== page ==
If it's crap ... We'll tell you
You know, if I lived in the Netherlands, I'd have been intimately familiar with this 2008 Dutch film by now. It was a giant hit, outgrossing "The Dark Knight" and "Twilight", won a ton of awards, and even made it to the Academy Award "Best Foreign Language Film" nominations. And why not? It's based on an award winning 1972 novel, and previously had a very popular miniseries adaptation made. Ah, but this is America (where it's occasionally warm and I can get decent Tex-Mex) and I knew not a goddamn thing about this war film set in Nazi-occupied Holland except that when it played here, I slept through the morning press screening time. Oops. My bad. Those Dutch have got something here; "Winter in Wartime" is one of the best war films I've seen in recent memory. The story follows Michiel, a young boy who doesn't completely understand the threat of the Nazis strolling around his village and resents his father, the town's mayor, for not openly antagonizing them. The boy ends up stumbling across an injured American pilot (Jamie Campbell Bower) hiding out in the woods and decides to assist him with medical aid, food, and eventually, a planned escape across the fortified border. But while young Michiel understands the larger concepts involved with what's right and what's wrong (like, you know, Nazis...kind of a no-brainer, really), he doesn't grasp or has had to confront the harsh realities of life and death involved here, but he will...oh yes, he will indeed. "Winter During Wartime" is perhaps one of the best films ever made about the shedding of innocence in a wartime scenario. While character based, the tension never relents, with it all building to a very surprising, jaw-dropping climax. Innocence shattered indeed. A must-see.
--CLICK HERE TO BUY Winter in Wartime (Two-Disc Blu-ray/DVD Combo)
MATRIMONY (Blu-Ray and DVD)
Albert Einstein said that the definition of insanity was doing the same thing over and over again and expecting different results. So why do I keep watching these new Japanese ghost horror films expecting them to live up to the initial pleasant surprise that "Ringu" delivered? Wow, that was all the way back in 1998, but I keep hoping for something different. "Matrimony", the latest HD re-release from Tartan Asia Extreme certainly does take a different course with its ghost story, but it never really coalesces into something worthwhile. The tale follows Shen Junchu and Xu Manli, a happy couple who are separated when a car accident violently takes the life of Xu right in front of Shen. Flash to years later: Shen is in an arranged marriage, living with Sansan, but it's a cold war of a home life. Shen wants nothing to do with the mousy Sansan and treats her like an unwanted guest, and the poor girl has no idea what to do about it, as she actually does love him. But when Sansan stumbles into the ghost of Shen who tells her she wants to help Sansan to move on and learn to love someone else, she's at first terrified, but then opportunistic. Sure enough, after letting Shen briefly possess her body, it seems like Shen is coming around, but maybe it's not such a good idea to make deals with the dead. What is it with ghosts in Japan, anyway? We've got nice ghosts over here (I'm looking at you, Bruce Willis. Oh, and spoiler warning there, sorry about that), why is every deceased revenant in the east such a jerk, regardless of what they were like when they were alive? There should be some sort of Dead Anti-defamation league. But never mind all that, "Matrimony" never manages to be even a bit scary, comes to a completely undecipherable and abrupt twist ending, and even the transfer looks like almost nothing was done to upgrade it to HD. It's a swing and a miss.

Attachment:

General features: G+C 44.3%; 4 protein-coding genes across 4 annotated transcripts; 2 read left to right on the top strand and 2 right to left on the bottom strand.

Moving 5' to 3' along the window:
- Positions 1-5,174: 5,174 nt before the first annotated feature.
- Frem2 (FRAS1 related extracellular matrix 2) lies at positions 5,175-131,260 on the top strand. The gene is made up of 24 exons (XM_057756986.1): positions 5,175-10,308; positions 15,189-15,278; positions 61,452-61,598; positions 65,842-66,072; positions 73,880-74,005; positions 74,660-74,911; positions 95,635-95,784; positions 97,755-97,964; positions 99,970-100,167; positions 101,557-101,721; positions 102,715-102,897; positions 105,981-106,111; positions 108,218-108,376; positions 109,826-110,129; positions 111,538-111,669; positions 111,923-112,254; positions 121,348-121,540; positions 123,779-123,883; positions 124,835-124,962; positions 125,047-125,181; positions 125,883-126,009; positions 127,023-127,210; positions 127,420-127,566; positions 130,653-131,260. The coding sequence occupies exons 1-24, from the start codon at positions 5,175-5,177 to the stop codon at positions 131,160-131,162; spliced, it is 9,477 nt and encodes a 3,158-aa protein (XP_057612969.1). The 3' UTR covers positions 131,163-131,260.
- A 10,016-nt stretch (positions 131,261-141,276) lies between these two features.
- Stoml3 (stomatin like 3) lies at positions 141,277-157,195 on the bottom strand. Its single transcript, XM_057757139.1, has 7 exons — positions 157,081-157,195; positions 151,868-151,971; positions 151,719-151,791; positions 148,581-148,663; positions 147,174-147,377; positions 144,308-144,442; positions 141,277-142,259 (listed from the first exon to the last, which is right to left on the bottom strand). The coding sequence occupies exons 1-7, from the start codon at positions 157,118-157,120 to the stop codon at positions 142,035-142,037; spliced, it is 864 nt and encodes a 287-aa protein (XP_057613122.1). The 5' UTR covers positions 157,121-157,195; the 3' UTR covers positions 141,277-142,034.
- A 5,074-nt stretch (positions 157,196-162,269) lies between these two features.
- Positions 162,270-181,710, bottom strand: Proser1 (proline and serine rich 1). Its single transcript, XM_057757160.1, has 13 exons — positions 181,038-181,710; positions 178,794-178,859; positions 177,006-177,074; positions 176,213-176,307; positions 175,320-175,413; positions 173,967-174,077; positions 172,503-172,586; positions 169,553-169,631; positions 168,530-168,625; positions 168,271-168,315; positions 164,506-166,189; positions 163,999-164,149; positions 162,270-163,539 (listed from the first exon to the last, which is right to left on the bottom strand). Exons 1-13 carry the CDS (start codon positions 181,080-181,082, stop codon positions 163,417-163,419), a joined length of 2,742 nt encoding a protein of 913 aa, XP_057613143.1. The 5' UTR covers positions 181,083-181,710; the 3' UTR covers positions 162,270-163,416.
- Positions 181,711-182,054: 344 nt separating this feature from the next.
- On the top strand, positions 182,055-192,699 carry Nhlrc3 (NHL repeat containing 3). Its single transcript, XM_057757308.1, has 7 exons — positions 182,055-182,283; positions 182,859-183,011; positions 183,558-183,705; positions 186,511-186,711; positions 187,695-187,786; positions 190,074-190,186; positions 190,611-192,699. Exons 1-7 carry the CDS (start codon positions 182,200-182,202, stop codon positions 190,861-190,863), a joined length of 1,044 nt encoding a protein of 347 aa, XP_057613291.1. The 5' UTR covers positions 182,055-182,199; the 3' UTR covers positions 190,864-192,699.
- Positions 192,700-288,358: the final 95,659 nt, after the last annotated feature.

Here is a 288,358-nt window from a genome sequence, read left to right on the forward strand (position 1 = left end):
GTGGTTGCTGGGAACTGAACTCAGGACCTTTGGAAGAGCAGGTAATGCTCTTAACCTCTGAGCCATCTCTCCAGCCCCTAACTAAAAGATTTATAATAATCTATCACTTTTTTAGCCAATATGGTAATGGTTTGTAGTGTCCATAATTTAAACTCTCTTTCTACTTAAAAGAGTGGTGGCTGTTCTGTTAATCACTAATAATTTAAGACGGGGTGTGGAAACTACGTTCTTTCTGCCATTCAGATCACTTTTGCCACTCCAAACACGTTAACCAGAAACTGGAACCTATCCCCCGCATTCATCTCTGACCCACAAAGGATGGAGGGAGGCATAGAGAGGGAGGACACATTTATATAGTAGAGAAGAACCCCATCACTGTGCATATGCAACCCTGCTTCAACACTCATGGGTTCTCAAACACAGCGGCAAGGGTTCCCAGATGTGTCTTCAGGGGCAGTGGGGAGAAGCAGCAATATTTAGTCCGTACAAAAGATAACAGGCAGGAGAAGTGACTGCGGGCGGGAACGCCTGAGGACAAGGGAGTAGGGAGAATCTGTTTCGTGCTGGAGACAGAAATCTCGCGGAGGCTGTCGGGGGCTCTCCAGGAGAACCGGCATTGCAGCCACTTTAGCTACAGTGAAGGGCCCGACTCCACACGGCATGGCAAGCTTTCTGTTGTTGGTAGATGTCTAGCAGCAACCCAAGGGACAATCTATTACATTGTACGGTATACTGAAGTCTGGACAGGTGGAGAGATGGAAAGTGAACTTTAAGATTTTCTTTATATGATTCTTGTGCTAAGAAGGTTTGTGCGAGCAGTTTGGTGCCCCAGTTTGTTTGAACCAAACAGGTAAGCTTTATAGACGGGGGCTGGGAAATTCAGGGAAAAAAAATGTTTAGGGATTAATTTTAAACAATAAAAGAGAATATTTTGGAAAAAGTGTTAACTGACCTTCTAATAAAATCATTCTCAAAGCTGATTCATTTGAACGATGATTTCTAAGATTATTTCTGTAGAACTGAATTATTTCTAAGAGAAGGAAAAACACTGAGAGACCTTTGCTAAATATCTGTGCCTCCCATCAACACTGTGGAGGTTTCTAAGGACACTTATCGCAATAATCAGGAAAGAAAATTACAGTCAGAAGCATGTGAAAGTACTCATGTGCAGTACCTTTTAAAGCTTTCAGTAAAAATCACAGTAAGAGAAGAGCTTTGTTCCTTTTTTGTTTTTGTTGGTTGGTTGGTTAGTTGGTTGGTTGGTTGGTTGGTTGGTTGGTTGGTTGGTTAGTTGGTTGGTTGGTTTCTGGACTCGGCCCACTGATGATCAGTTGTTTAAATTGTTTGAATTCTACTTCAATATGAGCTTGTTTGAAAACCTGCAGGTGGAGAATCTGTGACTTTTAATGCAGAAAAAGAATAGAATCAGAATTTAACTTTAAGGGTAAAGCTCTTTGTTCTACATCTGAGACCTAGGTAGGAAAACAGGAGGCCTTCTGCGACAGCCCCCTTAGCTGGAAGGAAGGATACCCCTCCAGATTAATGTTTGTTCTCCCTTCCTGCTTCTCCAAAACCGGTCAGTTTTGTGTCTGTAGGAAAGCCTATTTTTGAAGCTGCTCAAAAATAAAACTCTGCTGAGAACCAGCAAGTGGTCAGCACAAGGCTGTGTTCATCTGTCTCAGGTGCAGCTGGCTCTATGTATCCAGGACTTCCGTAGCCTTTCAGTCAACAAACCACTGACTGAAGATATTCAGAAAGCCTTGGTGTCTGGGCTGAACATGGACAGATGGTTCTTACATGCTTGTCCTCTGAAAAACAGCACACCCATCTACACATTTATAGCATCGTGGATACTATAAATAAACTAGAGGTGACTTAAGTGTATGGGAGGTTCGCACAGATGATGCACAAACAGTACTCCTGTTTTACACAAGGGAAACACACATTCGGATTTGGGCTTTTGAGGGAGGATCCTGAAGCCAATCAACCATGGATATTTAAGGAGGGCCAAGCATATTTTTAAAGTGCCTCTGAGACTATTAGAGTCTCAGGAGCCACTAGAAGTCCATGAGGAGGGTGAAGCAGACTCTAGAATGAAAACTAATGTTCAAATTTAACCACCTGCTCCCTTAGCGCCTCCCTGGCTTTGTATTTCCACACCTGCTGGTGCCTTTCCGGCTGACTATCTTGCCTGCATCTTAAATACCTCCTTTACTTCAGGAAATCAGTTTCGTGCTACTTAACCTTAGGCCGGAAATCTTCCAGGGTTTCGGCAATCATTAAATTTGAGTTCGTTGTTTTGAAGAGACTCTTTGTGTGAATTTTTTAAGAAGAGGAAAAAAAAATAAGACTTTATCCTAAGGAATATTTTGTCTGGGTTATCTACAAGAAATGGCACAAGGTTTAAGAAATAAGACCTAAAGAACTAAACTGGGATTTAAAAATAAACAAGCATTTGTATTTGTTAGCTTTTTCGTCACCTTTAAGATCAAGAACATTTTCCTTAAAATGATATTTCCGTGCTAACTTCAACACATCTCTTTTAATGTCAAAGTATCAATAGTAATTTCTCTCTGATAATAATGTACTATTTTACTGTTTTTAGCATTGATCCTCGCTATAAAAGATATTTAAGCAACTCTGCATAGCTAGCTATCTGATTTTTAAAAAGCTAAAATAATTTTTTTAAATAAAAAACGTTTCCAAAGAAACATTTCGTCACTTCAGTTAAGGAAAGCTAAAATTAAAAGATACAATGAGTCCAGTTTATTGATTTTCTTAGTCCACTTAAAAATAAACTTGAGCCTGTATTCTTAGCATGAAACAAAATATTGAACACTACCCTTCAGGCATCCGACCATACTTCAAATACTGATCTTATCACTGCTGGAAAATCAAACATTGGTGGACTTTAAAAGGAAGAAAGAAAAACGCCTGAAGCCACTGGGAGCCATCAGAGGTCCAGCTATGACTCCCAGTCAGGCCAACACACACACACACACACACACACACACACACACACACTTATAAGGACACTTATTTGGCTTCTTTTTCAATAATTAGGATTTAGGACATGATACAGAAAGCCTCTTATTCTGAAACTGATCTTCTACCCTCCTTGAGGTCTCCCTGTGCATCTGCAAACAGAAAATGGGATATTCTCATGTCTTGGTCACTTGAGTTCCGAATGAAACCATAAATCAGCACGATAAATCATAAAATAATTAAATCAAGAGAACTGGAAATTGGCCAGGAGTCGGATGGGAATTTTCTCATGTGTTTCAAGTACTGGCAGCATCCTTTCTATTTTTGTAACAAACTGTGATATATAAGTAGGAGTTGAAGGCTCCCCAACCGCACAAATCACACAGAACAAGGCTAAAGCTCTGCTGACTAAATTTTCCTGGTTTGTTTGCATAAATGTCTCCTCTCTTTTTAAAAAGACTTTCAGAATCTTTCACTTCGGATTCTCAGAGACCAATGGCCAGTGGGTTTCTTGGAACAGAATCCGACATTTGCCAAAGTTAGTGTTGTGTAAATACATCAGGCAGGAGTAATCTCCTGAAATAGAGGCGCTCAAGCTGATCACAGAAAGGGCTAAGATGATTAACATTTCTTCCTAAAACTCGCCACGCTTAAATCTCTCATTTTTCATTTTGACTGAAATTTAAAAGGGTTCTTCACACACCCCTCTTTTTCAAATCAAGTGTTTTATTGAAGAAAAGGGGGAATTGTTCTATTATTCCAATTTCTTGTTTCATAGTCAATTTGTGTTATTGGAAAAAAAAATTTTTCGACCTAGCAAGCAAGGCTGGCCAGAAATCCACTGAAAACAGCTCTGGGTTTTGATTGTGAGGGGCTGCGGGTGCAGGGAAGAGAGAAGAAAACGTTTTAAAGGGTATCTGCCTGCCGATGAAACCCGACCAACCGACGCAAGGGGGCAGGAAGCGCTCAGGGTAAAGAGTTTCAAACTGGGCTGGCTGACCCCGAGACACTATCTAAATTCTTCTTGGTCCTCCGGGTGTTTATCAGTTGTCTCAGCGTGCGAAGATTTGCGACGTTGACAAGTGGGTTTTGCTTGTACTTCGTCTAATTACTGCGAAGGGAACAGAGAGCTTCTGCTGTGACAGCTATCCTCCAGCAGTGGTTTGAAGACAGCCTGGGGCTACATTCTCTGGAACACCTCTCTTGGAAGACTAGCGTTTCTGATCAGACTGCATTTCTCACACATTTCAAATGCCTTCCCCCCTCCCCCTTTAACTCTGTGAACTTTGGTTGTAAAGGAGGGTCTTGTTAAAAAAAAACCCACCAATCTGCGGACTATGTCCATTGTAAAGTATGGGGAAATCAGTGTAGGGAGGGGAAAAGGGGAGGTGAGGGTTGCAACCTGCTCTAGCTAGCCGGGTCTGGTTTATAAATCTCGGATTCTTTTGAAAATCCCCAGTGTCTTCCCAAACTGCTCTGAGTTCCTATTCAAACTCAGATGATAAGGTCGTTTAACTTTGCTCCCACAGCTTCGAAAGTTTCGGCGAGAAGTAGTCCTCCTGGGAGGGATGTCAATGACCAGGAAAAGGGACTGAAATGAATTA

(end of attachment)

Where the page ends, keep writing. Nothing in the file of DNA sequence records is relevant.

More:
--CLICK HERE TO BUY Matrimony (Blu-ray)